George Street on a balmy summer Saturday evening. The crowds were out. And tonight, a somewhat different crowd than normal. A little more eccentric perhaps. A little more gaudy.
Rocky Horror had come to town.
He couldn’t believe how stupid he had been in agreeing to this. It was one thing to do it when you were a student, though God knew those days were long behind him now, no matter what Lewis said about how young he was. It was quite another to do it when you were supposed to be a senior detective.
He shouldn’t have gone along with Julie’s suggestions either. Fishnets were one thing, but the basque? And then there were the false eyelashes. His eyelids were itching furiously and he felt like he had half a ton of sand under his lenses. Did she really have to pile all this makeup on? Once she had started, though, he had felt it would be churlish to complain, especially as everyone else in their party, including the normally shy and retiring Gurdip, had gone through the same transformation.
All in the name of team-building.
At least Lewis wouldn’t see him like this.
In high heels. With shiny red lips.
He caught his reflection out of the corner of his eye as he passed the huge plate glass windows of Debenhams, and even amidst the gaggle of his colleagues, he looked for all the world like-
‘A giraffe in lipstick,’ he grumbled to himself.
‘Pardon, sir?’ Julie asked him. Her face was suffused with child-like delight. She really loved this. He couldn’t bear to disappoint her. He pinned on his ‘I’m having great fun’ grin.
‘Nothing, just thinking aloud.’
‘No thinking tonight, sir,’ she giggled. ‘Put that great big noggin of yours to sleep!’ She tapped him on the temple lightly with the knuckle of her index finger, and giggled some more. Giggling was clearly the order of the day.
Dear God, could this get any worse?
But then of course, true to form, it did.
Lewis came round the corner of New Inn Hall Street, carrier bag in hand, obviously at the tail end of a shopping expedition.
Please God, don’t let him recognise us, James prayed fervently. As usual, God must have been looking the other way.
Lewis was scanning the crowd, looking about him in order to cross the road. His eyes lit on James, and the world seemed to slow.
Please God, let me die now. Right now. Please?
James was not the only one to have seen the inspector. Julie was bouncing about and waving her arms. ‘Sir! Sir! Over here, sir!’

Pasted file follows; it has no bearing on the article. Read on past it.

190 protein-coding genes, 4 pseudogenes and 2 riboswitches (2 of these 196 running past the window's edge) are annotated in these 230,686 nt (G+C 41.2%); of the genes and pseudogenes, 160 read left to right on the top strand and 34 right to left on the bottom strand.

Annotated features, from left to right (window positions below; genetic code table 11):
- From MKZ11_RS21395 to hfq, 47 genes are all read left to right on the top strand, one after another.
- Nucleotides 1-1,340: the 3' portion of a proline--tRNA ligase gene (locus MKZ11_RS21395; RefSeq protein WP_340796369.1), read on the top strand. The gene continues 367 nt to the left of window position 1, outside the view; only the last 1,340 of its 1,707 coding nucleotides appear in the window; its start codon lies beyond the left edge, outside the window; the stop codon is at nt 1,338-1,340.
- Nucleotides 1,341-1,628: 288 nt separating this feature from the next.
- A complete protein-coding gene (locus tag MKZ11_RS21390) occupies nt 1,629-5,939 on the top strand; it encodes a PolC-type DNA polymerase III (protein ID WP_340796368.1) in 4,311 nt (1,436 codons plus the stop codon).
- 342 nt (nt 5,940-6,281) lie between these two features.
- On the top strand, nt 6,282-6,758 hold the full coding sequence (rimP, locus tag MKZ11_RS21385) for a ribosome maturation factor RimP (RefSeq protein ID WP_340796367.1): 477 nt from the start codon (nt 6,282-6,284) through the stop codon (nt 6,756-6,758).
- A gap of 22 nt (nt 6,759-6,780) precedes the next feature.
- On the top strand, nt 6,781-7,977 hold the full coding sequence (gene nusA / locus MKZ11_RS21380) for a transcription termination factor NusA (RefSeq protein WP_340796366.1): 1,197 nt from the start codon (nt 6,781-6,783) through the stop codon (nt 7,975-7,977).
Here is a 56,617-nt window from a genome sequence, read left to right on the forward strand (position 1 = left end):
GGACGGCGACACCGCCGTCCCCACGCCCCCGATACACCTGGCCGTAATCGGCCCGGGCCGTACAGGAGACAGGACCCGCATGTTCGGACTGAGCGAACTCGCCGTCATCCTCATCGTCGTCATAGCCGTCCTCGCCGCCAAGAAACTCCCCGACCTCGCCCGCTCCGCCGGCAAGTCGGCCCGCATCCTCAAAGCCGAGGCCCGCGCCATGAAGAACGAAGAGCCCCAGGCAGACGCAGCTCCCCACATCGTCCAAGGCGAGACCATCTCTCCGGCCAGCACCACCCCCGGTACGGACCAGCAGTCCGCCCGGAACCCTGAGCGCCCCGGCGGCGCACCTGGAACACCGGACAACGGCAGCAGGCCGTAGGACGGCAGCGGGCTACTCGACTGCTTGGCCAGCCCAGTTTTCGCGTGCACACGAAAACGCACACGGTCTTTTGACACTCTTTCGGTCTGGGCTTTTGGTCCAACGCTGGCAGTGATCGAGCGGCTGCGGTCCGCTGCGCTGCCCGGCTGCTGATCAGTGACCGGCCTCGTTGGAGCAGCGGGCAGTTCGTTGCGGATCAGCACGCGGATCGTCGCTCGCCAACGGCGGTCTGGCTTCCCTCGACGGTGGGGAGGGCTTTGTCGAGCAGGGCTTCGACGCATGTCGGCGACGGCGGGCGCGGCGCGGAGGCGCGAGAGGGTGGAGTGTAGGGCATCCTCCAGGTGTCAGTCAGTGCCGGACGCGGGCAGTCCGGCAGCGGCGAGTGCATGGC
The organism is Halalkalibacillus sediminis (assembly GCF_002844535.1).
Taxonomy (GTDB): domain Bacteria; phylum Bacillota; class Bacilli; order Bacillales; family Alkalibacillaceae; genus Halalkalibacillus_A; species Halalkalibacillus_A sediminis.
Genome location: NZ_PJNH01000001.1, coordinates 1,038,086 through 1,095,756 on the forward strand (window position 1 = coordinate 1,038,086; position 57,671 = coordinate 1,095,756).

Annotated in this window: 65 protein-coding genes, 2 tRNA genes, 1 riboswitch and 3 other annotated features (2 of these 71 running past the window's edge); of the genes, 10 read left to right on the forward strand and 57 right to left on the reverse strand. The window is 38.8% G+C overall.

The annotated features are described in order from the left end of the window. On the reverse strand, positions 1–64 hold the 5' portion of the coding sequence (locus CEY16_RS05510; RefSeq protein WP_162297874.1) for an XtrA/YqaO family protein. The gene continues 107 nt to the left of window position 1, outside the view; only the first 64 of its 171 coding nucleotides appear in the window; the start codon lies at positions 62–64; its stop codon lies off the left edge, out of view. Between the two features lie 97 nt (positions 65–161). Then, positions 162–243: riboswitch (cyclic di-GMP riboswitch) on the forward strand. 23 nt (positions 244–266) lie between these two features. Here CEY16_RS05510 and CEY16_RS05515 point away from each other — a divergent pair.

Lewis had known about the expedition, of course. He and Innocent had fully approved of Julie’s scheme for building relationships within the Serious Crime squad. He had graciously turned down a ticket, however, on the grounds that he would put a damper on the occasion for the younger members of the team. There was clearly no putting a damper on Julie, who bounced up to him now, with her arms wide open.
‘Ta-Daaaaaah! Well, what do you think, sir?’
Lewis grinned. ‘Great! You all look amazing!’
‘You could still come in with us,’ Julie enthused. ‘My mate Mattie was supposed to be coming but she had to cry off at the last minute. Her little boy’s gone down with chicken pox. So we’ve got a spare.’
She waved the little oblong of card in front of his eyes, hopefully.
‘It’d be great fun,’ she added in a persuasive tone.
His eyes fell on James.
No really, God, this time, I mean it. Please. Please make the pavement open up and swallow me? I’m not kidding.
And then something happened.
Lewis’ eyes raked James from head to toe, from the artfully tousled top of his yellow hair, along the length of his skimpily black satin clad torso, down his ridiculously long legs to the soles of his five inch high glossy red platform heels. And back again.
James dropped his head, miserable to the tips of his blue-painted fingernails.
‘Yes,’ he heard Lewis say. ‘Why not? If I’m not intruding?’
‘No, of course not, sir,’ Julie laughed, full of glee. ‘It’d be lovely to have you. Wouldn’t it, Sarge?’
She elbowed James in the ribs, and he jumped, and agreed as best he could, his cheeks burning.
And then he saw Lewis’ face. His expression. The look in his eyes.
‘I know, sir,’ he managed to say. ‘I look ridiculous.’
‘That wasn’t the first word that came to mind, lad,’ Lewis said.
The world began to spin a little.
The tone in Lewis’ voice. Was that appreciation? And something else too. There was not a word for it that James’ mind could come up with. There was just the sensation. Heat.
Inside the auditorium it became clear that Julie had intended to use the opportunity of the outing to match her now-absent friend Mattie up with her love-lorn sergeant. The seat set aside for her, the seat in which Lewis now positioned his beautifully curved rump, was right next to James. He could have cried.
The show started. It was the usual thing. James did his best to sing along and enjoy himself. He made a game effort to keep up with the Time Warp, but it turned out he was no match for his Inspector. Lewis proved a spirited dancer, bumping hips with Julie while doing the pelvic thrust, and laughing himself hoarse.
‘He’s doing the pelvic thrust’ was a phrase that kept going through James’ brain like a ticker tape for the rest of the evening.
It was agony.
After the show, the group decided to repair to the King’s Arms at the top of the Broad, an agonising totter away in five inch platforms.
‘How do women do this,’ James complained. ‘They’re impossible to walk in!’
Julie laughed. ‘That’s because you don’t walk in them. Its more a sort of controlled fall forward, and you keep your legs moving to stop yourself hitting the ground.’